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Lucien Lévy-Bruhl: The Course of French Philosophy and the Primitive Mind November 17, 2009

Posted by Christopher Donohue in History of the Human Sciences.
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Lucien Lévy-Bruhl was born in 1857 in Paris.  In 1876, he entered the Ecole Normale Superieure, specializing in philosophy.  Lévy-Bruhl taught at secondary schools until 1895.  Obtaining his doctorate in 1884, from 1886 onwards he lectured at Ecole Libre des Sciences, and from 1895 onwards, at Ecole Normale and the Sorbonne.  At the Sorbonne, in 1904, Lévy-Bruhl became professor of philosophy.  In 1917, Lévy-Bruhl became the editor of Revue Philosophique and in 1925 founded the Institut d’Ethnologie, together with Paul Rivet and Marcel Mauss.  In 1927, he retired from the Institute as well as the Sorbonne.  He was a visiting professor at Harvard from 1919 to 1920.  Levy-Bruhl died in Paris in 1939.

Lévy-Bruhl considered the history of French philosophy, from Descartes to the 1890s, to demonstrate specific features connected to the French national character and intellectual life.  For Lévy-Bruhl, it was of utmost significance that many French philosophers began their studies in either mathematics or the natural sciences.  Voltaire “became the herald of Newton” in France, while Condillac wrote on the language of the calculus.  “It seems allowable to infer,” Lévy-Bruhl concluded, “not that French philosophy was based upon mathematics, but that there has been in France a close affinity between the mathematical and the philosophical spirit” (History of modern philosophy in France, 470.)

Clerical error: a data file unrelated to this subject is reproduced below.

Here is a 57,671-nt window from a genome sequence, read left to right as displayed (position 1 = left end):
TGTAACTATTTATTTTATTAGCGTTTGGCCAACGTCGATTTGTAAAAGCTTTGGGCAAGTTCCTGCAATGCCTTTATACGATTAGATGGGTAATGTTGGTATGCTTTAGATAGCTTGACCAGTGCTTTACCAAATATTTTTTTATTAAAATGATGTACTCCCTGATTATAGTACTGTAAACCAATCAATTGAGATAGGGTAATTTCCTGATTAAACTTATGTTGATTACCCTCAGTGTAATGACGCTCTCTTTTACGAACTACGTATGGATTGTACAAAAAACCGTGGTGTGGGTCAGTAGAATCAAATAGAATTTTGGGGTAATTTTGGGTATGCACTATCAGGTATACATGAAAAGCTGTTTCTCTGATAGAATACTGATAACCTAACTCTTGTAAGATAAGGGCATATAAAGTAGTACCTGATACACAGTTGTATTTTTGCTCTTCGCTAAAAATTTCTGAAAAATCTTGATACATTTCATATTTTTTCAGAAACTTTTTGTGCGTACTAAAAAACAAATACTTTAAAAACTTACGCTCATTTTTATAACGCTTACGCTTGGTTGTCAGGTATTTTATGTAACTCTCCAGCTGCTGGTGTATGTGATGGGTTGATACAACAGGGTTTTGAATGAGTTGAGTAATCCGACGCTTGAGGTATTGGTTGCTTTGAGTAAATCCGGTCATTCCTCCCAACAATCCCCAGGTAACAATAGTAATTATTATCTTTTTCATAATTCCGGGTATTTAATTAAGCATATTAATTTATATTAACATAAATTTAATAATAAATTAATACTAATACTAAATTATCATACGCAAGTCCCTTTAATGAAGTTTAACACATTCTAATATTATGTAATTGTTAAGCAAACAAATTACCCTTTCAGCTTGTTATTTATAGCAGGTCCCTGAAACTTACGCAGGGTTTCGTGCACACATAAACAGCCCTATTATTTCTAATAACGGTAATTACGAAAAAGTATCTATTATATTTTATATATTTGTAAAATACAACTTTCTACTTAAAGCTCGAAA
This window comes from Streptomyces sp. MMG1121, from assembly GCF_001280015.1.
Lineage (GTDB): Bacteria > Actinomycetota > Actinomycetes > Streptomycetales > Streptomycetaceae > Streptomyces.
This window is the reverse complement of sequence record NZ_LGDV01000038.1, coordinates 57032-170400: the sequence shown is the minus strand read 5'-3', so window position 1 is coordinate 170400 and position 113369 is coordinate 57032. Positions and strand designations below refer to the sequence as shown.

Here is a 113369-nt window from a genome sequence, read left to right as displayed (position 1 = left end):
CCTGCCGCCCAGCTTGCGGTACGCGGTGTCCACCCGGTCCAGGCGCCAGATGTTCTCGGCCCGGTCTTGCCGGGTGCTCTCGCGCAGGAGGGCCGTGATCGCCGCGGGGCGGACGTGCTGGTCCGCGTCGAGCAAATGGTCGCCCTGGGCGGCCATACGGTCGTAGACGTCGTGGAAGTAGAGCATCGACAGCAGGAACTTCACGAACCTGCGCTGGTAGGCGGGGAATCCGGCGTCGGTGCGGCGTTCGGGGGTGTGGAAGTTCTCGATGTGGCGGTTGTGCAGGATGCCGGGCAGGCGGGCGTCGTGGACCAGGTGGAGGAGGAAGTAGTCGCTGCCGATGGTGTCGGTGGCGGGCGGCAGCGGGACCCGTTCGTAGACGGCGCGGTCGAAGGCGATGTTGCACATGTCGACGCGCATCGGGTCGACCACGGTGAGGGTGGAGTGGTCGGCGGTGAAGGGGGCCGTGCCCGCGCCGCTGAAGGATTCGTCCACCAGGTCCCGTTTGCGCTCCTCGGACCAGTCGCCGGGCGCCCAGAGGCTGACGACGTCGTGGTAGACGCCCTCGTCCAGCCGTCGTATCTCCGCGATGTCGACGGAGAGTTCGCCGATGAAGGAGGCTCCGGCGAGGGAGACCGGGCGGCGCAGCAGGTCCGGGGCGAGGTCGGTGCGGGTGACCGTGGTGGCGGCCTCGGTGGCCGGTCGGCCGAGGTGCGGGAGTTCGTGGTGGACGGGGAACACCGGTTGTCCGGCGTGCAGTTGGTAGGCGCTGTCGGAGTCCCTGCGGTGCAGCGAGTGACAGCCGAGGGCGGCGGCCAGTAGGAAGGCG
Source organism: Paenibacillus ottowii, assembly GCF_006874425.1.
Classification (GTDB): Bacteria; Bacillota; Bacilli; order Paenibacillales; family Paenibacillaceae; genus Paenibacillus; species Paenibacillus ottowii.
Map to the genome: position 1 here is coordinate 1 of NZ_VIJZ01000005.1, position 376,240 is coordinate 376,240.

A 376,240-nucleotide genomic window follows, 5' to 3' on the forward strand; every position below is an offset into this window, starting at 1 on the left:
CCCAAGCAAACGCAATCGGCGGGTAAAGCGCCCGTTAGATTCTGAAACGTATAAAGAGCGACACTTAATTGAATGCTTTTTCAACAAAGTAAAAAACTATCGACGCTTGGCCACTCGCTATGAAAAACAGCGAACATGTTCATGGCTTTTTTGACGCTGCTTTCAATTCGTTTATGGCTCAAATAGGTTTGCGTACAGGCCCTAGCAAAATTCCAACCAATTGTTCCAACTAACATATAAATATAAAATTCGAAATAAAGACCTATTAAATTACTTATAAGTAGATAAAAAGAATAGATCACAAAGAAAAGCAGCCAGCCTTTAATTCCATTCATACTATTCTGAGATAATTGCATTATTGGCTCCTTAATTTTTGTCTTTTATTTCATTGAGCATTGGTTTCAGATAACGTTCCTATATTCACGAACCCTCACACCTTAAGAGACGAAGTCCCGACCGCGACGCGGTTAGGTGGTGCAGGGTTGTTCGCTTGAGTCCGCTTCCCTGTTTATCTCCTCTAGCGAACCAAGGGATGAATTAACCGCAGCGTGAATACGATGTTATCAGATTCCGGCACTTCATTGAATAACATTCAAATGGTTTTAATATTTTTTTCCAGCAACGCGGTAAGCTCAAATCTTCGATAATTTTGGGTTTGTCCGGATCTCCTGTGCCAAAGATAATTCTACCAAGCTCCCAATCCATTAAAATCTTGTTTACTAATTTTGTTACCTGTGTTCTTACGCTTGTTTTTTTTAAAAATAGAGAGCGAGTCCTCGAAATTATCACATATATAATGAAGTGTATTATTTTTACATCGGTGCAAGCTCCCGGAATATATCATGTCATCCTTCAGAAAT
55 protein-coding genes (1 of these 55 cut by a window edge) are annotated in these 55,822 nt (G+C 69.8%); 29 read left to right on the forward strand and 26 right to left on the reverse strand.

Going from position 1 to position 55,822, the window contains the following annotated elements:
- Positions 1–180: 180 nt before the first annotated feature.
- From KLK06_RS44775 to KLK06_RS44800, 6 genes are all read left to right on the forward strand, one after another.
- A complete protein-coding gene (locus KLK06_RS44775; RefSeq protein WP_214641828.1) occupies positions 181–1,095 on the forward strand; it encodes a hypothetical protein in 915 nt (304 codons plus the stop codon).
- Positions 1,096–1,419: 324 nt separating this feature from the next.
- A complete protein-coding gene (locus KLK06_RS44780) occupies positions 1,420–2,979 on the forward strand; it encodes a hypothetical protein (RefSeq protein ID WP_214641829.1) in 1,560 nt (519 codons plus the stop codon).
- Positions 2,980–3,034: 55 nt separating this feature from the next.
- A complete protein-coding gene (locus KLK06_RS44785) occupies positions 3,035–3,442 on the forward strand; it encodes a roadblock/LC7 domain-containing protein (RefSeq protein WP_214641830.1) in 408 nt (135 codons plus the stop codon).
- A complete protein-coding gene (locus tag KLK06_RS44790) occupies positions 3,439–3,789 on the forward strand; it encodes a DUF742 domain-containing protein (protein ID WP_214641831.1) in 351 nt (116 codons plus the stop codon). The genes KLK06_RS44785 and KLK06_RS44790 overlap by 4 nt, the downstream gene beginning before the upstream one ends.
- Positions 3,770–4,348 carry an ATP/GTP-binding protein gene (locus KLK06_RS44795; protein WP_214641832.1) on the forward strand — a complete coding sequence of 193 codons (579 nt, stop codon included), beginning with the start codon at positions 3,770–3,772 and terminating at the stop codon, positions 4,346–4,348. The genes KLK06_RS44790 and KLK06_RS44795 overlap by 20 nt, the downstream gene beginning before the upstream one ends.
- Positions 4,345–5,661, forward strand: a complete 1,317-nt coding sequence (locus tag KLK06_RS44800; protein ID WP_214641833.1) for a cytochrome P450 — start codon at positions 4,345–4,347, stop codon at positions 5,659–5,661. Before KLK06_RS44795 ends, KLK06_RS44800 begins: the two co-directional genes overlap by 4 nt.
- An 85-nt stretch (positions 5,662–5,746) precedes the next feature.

Due to the legacy of Descartes as well as mathematics,  philosophers “took it for granted that among the various ways of representing reality, there is one which is adequate and recognizable on account of its clearness and sufficient evidence” (ibid.)  The connection of French philosophy to mathematics explained why French philosophers “have nearly always taken care to show that their doctrines were in perfect accord with common sense” and that method “was a mere application of the rules of common sense”  (474,475.)  

Consistent with Lévy-Bruhl’s coupling of French philosophy with the rational and the scientific was his privileging of the Cartesian tradition over that exemplified by de Maistre.  Lévy-Bruhl’s association of French philosophy with a particular kind of system and a particular kind of intellectual work forced him to gloss over some of the more extravagant features of the French socialists and Utopians, such as Saint-Simon and Fourier, as well as the more extreme ideologues of the French Revolution.  For Lévy-Bruhl, the history of “philosophy” was the steady growth of reason itself.  Any derivation from such a growth was explicable by either a falling away from tradition or to a concern for justice which obviated reason.  (more…)